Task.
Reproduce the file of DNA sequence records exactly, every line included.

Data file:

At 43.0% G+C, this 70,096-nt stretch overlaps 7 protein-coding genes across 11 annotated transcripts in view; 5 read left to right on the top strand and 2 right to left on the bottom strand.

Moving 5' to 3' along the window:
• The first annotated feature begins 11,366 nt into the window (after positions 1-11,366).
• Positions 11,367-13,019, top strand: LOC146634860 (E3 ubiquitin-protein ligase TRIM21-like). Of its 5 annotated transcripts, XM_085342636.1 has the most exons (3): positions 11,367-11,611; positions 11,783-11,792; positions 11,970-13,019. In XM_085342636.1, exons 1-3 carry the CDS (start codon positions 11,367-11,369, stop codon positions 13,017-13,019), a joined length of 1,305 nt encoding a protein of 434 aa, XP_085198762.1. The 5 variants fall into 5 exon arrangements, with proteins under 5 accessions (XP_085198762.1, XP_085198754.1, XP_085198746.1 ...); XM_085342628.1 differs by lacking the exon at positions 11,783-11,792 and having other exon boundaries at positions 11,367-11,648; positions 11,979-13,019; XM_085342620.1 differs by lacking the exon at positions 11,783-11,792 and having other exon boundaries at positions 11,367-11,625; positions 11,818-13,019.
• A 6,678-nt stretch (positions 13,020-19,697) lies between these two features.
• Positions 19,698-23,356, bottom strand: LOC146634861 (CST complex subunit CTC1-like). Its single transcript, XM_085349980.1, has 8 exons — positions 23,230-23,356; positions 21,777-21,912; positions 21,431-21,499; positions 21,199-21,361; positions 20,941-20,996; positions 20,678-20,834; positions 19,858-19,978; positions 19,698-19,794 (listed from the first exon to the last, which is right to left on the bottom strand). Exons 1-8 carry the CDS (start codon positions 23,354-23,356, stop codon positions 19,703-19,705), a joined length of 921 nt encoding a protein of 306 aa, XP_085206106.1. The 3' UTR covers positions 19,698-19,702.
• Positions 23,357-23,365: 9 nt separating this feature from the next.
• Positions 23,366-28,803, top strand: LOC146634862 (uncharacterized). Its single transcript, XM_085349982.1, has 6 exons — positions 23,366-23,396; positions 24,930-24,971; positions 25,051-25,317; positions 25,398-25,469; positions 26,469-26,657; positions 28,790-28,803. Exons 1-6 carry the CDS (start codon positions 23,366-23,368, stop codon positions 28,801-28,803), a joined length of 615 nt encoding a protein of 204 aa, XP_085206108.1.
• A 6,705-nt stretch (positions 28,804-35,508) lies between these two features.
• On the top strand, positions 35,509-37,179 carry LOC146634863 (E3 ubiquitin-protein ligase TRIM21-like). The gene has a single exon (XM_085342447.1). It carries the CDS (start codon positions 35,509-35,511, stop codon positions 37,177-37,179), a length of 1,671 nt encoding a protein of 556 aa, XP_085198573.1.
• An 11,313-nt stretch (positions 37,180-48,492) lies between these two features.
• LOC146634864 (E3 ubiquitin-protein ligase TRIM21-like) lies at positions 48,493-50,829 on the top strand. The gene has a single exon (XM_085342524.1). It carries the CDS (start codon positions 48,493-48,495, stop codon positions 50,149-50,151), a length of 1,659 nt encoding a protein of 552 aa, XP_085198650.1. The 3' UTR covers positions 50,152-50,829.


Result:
At 43.0% G+C, this 70,096-nt stretch overlaps 7 protein-coding genes across 11 annotated transcripts in view; 5 read left to right on the top strand and 2 right to left on the bottom strand.

Moving 5' to 3' along the window:
• The first annotated feature begins 11,366 nt into the window (after positions 1-11,366).
• Positions 11,367-13,019, top strand: LOC146634860 (E3 ubiquitin-protein ligase TRIM21-like). Of its 5 annotated transcripts, XM_085342636.1 has the most exons (3): positions 11,367-11,611; positions 11,783-11,792; positions 11,970-13,019. In XM_085342636.1, exons 1-3 carry the CDS (start codon positions 11,367-11,369, stop codon positions 13,017-13,019), a joined length of 1,305 nt encoding a protein of 434 aa, XP_085198762.1. The 5 variants fall into 5 exon arrangements, with proteins under 5 accessions (XP_085198762.1, XP_085198754.1, XP_085198746.1 ...); XM_085342628.1 differs by lacking the exon at positions 11,783-11,792 and having other exon boundaries at positions 11,367-11,648; positions 11,979-13,019; XM_085342620.1 differs by lacking the exon at positions 11,783-11,792 and having other exon boundaries at positions 11,367-11,625; positions 11,818-13,019.
• A 6,678-nt stretch (positions 13,020-19,697) lies between these two features.
• Positions 19,698-23,356, bottom strand: LOC146634861 (CST complex subunit CTC1-like). Its single transcript, XM_085349980.1, has 8 exons — positions 23,230-23,356; positions 21,777-21,912; positions 21,431-21,499; positions 21,199-21,361; positions 20,941-20,996; positions 20,678-20,834; positions 19,858-19,978; positions 19,698-19,794 (listed from the first exon to the last, which is right to left on the bottom strand). Exons 1-8 carry the CDS (start codon positions 23,354-23,356, stop codon positions 19,703-19,705), a joined length of 921 nt encoding a protein of 306 aa, XP_085206106.1. The 3' UTR covers positions 19,698-19,702.
• Positions 23,357-23,365: 9 nt separating this feature from the next.
• Positions 23,366-28,803, top strand: LOC146634862 (uncharacterized). Its single transcript, XM_085349982.1, has 6 exons — positions 23,366-23,396; positions 24,930-24,971; positions 25,051-25,317; positions 25,398-25,469; positions 26,469-26,657; positions 28,790-28,803. Exons 1-6 carry the CDS (start codon positions 23,366-23,368, stop codon positions 28,801-28,803), a joined length of 615 nt encoding a protein of 204 aa, XP_085206108.1.
• A 6,705-nt stretch (positions 28,804-35,508) lies between these two features.
• On the top strand, positions 35,509-37,179 carry LOC146634863 (E3 ubiquitin-protein ligase TRIM21-like). The gene has a single exon (XM_085342447.1). It carries the CDS (start codon positions 35,509-35,511, stop codon positions 37,177-37,179), a length of 1,671 nt encoding a protein of 556 aa, XP_085198573.1.
• An 11,313-nt stretch (positions 37,180-48,492) lies between these two features.
• LOC146634864 (E3 ubiquitin-protein ligase TRIM21-like) lies at positions 48,493-50,829 on the top strand. The gene has a single exon (XM_085342524.1). It carries the CDS (start codon positions 48,493-48,495, stop codon positions 50,149-50,151), a length of 1,659 nt encoding a protein of 552 aa, XP_085198650.1. The 3' UTR covers positions 50,152-50,829.